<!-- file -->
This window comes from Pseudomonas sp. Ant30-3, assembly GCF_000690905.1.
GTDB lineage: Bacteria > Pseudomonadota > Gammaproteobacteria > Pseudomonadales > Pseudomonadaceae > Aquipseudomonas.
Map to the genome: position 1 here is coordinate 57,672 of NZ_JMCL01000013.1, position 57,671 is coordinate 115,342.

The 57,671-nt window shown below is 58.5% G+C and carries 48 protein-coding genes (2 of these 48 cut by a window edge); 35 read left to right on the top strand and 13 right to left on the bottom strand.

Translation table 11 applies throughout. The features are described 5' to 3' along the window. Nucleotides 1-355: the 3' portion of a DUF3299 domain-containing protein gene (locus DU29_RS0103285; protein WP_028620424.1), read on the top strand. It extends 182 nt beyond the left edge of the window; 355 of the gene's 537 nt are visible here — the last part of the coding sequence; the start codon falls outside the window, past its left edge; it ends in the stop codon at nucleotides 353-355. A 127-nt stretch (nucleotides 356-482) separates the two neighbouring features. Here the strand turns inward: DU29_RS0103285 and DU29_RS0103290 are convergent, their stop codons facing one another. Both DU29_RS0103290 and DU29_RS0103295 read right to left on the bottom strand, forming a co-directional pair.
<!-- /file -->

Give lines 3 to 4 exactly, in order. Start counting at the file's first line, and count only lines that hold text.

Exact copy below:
Map to the genome: position 1 here is coordinate 57,672 of NZ_JMCL01000013.1, position 57,671 is coordinate 115,342.

The 57,671-nt window shown below is 58.5% G+C and carries 48 protein-coding genes (2 of these 48 cut by a window edge); 35 read left to right on the top strand and 13 right to left on the bottom strand.